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November/December 2010
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The Last American, by John Ames Mitchell (1889)

FICTIONAL forecasts of America's imminent, nasty, and assuredly well-deserved doom probably first materialized about twenty-four hours after the founding of the nation. Popular during the sixties (see Norman Spinrad's 1970 story "The Lost Continent"), such stirring Cassandran depictions remain in vogue today, as witness the fine novel Julian Comstock (2009) by Robert Charles Wilson.

Roughly in the middle of the nation's history to date comes The Last American. Depicting the first-ever Persian expedition to a depopulated and desolate North America during the year 2951, Mitchell's novel delivers some genuine speculative jabs amidst its dominant satirical thrusts.

Landing in the ruins of New York City (the shattered Statue of Liberty, dedicated only in 1886, makes what is perhaps her earliest mandatory appearance as iconic vestige of a glorious past), our cardboard Moslems, all given pun-based names, recount to each other the decadent history of the vanished "Mehrikans." Not only was the nation brought low by the perfidious Irish, circa 1990, but even climate change conspired against us! Duplicitous financial instruments played their part in our downfall as well, although Bernie Madoff is not cited by name. The result: a continent of Ozymandiasian moral lessons.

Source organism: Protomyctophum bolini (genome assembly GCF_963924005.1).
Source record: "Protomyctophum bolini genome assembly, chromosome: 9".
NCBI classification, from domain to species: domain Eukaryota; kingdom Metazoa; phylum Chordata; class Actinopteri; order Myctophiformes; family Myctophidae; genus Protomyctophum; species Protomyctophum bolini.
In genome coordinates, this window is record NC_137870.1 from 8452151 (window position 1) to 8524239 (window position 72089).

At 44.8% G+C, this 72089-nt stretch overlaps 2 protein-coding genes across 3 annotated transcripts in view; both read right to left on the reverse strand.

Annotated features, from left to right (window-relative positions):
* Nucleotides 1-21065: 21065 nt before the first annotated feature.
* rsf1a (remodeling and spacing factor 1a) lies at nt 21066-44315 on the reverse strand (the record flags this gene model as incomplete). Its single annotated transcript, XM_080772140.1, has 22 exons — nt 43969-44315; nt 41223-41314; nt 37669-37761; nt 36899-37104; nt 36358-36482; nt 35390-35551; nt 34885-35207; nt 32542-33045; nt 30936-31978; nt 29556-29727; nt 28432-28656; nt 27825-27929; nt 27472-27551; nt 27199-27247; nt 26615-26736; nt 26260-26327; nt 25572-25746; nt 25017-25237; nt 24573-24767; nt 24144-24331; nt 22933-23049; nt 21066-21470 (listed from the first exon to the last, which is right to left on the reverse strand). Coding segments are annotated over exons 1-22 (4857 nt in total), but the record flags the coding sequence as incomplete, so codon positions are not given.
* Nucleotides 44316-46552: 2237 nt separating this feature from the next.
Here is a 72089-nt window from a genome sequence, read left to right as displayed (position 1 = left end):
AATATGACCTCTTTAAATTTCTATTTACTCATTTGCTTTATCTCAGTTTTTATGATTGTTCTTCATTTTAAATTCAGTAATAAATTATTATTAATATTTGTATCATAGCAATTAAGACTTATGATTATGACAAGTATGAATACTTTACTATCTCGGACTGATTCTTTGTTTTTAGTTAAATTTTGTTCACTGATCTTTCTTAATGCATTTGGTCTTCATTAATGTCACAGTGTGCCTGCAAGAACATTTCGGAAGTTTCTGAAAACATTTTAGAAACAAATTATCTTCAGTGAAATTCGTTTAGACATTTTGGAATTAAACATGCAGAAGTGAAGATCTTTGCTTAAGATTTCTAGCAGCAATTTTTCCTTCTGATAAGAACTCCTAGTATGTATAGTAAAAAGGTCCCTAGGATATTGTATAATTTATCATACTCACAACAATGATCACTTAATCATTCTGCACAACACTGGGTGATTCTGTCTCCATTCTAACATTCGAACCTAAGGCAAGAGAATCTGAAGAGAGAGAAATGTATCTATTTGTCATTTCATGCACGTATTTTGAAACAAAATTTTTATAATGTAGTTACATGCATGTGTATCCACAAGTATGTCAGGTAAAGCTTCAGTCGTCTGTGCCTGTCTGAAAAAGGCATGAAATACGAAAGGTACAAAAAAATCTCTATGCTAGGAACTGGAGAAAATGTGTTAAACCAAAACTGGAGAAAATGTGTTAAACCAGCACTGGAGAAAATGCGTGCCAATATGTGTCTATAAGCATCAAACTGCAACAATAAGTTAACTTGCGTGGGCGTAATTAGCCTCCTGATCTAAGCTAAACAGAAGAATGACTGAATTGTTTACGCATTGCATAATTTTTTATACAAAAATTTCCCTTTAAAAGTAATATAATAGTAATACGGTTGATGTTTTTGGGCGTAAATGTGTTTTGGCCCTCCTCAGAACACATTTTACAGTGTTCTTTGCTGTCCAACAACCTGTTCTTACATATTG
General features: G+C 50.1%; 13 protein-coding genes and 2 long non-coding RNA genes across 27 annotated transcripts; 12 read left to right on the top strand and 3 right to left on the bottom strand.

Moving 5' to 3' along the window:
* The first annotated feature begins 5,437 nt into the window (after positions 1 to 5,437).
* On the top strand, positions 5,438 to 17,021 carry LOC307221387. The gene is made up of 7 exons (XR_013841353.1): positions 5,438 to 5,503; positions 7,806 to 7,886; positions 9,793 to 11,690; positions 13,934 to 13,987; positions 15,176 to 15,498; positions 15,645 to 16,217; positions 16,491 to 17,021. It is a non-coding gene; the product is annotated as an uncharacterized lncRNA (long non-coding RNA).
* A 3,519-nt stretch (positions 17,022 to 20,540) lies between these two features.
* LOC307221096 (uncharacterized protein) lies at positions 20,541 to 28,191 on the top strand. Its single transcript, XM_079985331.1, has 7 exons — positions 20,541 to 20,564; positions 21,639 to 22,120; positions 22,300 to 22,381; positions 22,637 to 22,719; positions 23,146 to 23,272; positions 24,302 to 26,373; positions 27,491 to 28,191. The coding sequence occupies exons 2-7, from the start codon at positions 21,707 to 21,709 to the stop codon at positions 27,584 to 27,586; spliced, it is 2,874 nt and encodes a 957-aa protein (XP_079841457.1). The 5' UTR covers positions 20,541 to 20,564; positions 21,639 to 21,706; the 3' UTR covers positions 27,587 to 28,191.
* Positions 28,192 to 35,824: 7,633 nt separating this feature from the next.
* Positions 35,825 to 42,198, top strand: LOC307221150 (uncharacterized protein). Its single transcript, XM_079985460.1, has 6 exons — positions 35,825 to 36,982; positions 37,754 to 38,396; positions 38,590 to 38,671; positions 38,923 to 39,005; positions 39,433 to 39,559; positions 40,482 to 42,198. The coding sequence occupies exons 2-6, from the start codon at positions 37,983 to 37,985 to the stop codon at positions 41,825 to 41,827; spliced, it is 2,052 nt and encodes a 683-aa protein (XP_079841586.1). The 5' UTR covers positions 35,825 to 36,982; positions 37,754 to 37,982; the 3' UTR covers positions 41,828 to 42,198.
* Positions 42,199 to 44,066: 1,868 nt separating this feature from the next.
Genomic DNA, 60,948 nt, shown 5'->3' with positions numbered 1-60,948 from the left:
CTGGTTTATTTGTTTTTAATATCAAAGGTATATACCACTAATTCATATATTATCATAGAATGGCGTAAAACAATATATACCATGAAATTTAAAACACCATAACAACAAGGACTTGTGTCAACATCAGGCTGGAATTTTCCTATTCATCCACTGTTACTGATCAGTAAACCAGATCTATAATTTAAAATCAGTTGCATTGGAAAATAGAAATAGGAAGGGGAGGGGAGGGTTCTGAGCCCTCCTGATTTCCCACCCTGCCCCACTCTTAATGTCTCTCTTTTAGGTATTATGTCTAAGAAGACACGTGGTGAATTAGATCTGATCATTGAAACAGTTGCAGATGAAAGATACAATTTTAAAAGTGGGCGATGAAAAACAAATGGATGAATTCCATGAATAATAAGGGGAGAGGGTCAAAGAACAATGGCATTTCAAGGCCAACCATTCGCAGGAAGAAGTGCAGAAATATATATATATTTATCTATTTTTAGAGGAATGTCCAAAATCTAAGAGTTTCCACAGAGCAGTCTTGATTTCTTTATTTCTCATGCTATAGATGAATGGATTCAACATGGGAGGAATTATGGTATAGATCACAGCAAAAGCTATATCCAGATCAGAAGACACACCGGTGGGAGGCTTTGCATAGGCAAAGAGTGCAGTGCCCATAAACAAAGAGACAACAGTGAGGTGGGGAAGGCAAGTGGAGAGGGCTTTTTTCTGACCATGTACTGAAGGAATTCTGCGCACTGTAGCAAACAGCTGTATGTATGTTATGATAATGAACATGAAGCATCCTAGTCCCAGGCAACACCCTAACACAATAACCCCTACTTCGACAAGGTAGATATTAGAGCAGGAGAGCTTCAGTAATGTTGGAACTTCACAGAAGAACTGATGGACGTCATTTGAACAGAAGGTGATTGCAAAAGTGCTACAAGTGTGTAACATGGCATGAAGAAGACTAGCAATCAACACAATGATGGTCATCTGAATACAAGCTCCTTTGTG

After journeying to Washington, D.C., the foreign explorers meet the titular survivor, a fur-clad savage, and his family. Attempting civilized discourse, the visitors nevertheless precipitate a slaughter on both sides. A statue of George Washington bows his head in shame.

Mitchell (1844-1918), a trained architect, wrote several other novels, and founded Life magazine in the days before Henry Luce.

—Paul Di Filippo

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